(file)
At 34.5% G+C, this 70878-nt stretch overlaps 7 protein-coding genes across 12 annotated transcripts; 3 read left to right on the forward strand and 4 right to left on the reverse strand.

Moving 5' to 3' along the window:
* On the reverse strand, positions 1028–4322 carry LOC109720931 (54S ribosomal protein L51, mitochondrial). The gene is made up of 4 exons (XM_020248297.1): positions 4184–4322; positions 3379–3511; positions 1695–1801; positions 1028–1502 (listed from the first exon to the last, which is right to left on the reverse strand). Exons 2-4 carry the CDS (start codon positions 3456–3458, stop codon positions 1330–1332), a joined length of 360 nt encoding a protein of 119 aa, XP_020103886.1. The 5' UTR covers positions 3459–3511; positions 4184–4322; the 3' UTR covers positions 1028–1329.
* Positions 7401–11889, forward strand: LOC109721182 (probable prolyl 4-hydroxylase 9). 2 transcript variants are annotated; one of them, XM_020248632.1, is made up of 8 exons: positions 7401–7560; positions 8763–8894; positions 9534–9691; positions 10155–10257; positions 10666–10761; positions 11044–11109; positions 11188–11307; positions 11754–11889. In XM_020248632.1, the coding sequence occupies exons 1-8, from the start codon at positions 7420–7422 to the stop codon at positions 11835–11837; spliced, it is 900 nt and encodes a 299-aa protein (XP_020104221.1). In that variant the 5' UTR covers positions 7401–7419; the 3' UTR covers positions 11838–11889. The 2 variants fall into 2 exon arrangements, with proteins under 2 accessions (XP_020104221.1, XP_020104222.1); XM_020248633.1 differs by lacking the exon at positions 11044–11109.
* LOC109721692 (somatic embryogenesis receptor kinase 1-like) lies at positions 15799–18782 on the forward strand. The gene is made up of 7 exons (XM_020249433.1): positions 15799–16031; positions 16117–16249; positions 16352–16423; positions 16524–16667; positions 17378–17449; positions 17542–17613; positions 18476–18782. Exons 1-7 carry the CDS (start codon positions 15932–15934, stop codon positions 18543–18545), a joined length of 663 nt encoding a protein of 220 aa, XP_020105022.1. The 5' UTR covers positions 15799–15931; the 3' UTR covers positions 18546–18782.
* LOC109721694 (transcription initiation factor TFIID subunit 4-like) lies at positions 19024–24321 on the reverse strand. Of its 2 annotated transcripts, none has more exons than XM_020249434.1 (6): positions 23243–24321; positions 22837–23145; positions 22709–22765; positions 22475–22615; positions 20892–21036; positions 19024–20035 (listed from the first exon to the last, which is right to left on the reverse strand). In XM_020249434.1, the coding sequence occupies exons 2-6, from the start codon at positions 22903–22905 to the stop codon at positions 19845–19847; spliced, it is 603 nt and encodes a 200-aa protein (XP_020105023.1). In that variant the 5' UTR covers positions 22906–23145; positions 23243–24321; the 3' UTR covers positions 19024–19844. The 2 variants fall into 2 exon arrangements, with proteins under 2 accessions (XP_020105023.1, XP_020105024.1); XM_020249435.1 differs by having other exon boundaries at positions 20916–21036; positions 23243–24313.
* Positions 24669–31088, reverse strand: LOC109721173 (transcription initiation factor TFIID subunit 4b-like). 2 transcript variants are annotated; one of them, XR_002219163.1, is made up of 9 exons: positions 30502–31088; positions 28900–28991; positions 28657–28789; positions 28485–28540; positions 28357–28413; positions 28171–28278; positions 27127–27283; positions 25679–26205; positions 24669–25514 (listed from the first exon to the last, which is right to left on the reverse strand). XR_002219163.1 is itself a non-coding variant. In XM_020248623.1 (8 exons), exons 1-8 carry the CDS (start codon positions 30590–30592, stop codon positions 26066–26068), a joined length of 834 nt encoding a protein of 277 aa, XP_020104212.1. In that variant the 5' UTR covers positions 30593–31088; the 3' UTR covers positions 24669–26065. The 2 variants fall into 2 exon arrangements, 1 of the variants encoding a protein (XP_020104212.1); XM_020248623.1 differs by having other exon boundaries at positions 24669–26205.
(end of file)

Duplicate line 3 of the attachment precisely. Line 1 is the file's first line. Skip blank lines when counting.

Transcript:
* On the reverse strand, positions 1028–4322 carry LOC109720931 (54S ribosomal protein L51, mitochondrial). The gene is made up of 4 exons (XM_020248297.1): positions 4184–4322; positions 3379–3511; positions 1695–1801; positions 1028–1502 (listed from the first exon to the last, which is right to left on the reverse strand). Exons 2-4 carry the CDS (start codon positions 3456–3458, stop codon positions 1330–1332), a joined length of 360 nt encoding a protein of 119 aa, XP_020103886.1. The 5' UTR covers positions 3459–3511; positions 4184–4322; the 3' UTR covers positions 1028–1329.